Monday, July 27, 2009

Getting Stuff Done

Today I’m just going to talk about “getting stuff done.” MTG Forge was completed not because it was a work of art but because I was willing to use duct tape and “get it done.”

Magic is a wonderful game that seems to attract its fair share of programmers but very few programs ever get finished enough to be useable. Part of this problem is that people try to add too much stuff and get overwhelmed. I didn’t have this problem with MTG Forge version 1 but I’m definitely having it with version 2. In version 1 I knew that it was going to be not-perfect so I didn’t sweat the details. At first the computer treated all mana costs as colorless. I wasn’t trying to make the computer perfect and later I was able to update the code so the computer would tap the appropriate lands.

I also programmed MTG Forge with only a few of the phases because I didn’t know how to program all of them. While this annoying from the players perspective, it enabled me to work on the rest of the program and get it done. The same thing could be said about the user interface. It isn’t perfect but it has gone through a few upgrades and it looks better. At first the card picture was only displayed on the right and the cards in your hand and on the battlefield were just colored boxes.

Much like writing a paper for school, you just sit done and “get it done” or as we say in the south “git er done.”

p.s. By south I mean the southern USA not South American.


Xuelynom said...

A-choo! -snif-

Somewhere, someone must be saying something about me...

willow said...

Wow, I'm really happy you talk about this. I'd say it's my philosophy for all things in life, especially programming.
Once the application is out, there are so many people ready to criticize and say "I wouldn't have done it like this". But when they give it a try themselves, they realize months of work await them. I laughed recently when I came across a forum that sort of trashtalked my game. The guys were ready to recreate a new Shandalar, that would be 100 times better than Wagic... well, as expected, their project never went further than a forum discussion :P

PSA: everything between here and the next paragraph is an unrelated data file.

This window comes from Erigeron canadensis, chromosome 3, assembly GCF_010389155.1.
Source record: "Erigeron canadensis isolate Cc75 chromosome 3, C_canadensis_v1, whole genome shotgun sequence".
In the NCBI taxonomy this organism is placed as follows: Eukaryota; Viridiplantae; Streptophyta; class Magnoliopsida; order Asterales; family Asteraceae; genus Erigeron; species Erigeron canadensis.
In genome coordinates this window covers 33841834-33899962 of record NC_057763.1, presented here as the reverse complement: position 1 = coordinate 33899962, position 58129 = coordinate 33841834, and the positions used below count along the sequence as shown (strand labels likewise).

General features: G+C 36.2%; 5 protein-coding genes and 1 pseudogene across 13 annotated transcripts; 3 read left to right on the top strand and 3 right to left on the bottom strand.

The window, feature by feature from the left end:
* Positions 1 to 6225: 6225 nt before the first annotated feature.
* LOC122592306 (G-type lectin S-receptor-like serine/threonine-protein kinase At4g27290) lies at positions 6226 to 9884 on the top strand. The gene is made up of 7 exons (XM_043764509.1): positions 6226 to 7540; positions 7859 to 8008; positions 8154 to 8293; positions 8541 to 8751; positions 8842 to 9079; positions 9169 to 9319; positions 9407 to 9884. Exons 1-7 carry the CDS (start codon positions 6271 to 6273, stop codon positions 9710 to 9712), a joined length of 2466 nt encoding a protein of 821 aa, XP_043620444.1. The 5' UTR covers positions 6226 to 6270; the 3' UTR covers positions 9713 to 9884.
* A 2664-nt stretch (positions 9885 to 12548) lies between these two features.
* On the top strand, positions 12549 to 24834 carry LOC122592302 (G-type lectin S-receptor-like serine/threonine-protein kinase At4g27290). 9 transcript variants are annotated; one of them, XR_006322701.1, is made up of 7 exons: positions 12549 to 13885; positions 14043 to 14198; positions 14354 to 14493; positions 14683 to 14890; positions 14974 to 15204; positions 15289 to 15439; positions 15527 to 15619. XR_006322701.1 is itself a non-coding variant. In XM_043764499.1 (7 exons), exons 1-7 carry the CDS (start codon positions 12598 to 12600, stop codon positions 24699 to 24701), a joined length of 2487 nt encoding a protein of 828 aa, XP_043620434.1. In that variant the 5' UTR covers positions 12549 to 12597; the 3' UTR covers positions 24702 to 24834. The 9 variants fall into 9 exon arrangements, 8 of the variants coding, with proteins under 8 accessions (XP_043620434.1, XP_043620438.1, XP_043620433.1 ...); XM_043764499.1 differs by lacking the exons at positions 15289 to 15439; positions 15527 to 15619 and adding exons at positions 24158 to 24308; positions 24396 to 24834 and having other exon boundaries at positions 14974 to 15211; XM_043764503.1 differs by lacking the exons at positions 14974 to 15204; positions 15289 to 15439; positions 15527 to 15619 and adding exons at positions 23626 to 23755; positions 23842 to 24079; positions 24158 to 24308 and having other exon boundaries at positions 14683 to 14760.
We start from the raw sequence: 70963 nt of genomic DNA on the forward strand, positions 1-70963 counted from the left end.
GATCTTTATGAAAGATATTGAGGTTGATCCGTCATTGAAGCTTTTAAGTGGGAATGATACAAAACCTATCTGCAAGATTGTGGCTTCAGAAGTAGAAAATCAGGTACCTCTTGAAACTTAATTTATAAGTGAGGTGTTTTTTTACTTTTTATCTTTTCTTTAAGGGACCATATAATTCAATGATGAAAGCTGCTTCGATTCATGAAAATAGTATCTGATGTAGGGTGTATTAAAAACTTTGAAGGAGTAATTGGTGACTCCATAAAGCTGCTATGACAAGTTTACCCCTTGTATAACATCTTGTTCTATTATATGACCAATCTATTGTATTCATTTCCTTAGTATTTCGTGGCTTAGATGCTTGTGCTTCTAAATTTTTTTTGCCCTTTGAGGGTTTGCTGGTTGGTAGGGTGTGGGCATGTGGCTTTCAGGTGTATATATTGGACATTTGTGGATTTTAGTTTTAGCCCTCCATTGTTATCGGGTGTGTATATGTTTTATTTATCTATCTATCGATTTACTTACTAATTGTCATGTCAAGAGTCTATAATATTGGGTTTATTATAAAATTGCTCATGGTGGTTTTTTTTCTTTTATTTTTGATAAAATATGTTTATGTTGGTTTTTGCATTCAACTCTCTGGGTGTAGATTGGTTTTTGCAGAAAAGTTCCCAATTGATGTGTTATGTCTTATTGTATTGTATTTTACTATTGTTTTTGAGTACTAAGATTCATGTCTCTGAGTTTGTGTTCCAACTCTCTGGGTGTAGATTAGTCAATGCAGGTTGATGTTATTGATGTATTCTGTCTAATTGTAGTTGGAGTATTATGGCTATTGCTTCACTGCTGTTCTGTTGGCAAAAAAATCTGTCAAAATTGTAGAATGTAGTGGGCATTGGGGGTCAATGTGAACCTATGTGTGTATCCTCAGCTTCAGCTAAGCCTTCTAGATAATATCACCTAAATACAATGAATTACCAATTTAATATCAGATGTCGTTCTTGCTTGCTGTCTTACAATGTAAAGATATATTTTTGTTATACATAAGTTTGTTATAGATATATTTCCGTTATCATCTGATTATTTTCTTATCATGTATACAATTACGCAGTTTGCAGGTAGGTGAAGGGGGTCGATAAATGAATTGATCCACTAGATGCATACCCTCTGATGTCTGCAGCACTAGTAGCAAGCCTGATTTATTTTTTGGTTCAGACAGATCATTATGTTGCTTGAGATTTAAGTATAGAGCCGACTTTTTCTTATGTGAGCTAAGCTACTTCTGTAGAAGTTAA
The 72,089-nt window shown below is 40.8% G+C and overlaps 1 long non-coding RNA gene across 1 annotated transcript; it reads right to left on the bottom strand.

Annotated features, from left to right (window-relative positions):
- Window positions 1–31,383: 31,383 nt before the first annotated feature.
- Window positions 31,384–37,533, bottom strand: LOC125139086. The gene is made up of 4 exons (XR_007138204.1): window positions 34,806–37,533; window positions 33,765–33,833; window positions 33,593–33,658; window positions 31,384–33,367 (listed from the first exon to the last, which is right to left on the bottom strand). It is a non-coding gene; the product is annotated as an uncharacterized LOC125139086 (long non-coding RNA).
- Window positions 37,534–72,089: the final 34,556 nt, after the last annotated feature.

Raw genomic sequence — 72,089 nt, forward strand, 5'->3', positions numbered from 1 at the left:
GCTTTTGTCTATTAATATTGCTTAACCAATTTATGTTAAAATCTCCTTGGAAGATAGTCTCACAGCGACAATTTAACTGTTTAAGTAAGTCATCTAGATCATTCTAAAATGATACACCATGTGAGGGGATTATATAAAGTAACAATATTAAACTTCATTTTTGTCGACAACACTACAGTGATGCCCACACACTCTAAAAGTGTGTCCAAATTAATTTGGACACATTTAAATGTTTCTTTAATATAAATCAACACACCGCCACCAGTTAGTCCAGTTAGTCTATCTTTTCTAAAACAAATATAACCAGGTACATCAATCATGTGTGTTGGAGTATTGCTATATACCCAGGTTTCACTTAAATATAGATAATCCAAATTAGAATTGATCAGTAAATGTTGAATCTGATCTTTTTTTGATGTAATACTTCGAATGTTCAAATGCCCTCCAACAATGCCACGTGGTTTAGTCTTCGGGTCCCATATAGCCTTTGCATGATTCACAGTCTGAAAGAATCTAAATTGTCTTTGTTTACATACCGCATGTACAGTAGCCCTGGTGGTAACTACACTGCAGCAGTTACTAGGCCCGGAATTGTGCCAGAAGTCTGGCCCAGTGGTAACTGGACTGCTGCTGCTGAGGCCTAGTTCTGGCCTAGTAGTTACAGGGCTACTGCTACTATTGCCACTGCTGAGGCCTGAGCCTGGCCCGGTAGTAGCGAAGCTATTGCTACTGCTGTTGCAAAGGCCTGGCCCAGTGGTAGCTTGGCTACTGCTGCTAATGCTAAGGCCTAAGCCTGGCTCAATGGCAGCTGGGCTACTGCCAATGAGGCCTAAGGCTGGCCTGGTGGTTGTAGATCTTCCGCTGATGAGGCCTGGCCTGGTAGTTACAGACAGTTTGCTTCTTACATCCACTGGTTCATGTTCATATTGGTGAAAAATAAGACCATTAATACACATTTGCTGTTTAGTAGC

Unknown said...

No prob Forge - there was no doubt what you meant about the South.

willow - that's what I like about MTGForge. It's rough around the edges, but it's workable. It's malleable and instead of just criticizing it, we have a team of blacksmiths to hammer away at it to fix what we don't like about it.

rising fruition said...

My tendency is to design for all possible features. When I do that, I find that the project is too big, and I lose motivation.

When I force myself to do the simplest thing that could barely work, just to make some progress, I usually make progress, and then I can change it a little to make it more general. And, since I have working code, I change it only to the extent I need to get the next thing barely working.

I still have to force myself to work this way. But, dang, the times I have, have convinced me it is a good way to do things. At least compared to the over-design-things end of the spectrum.

Forge said...

It is always easy to trash talk another program but it is a million times hard to make one yourself.

Alot of commercial videogames get mediocre reviews but they still get made, the same thing could be said about movies.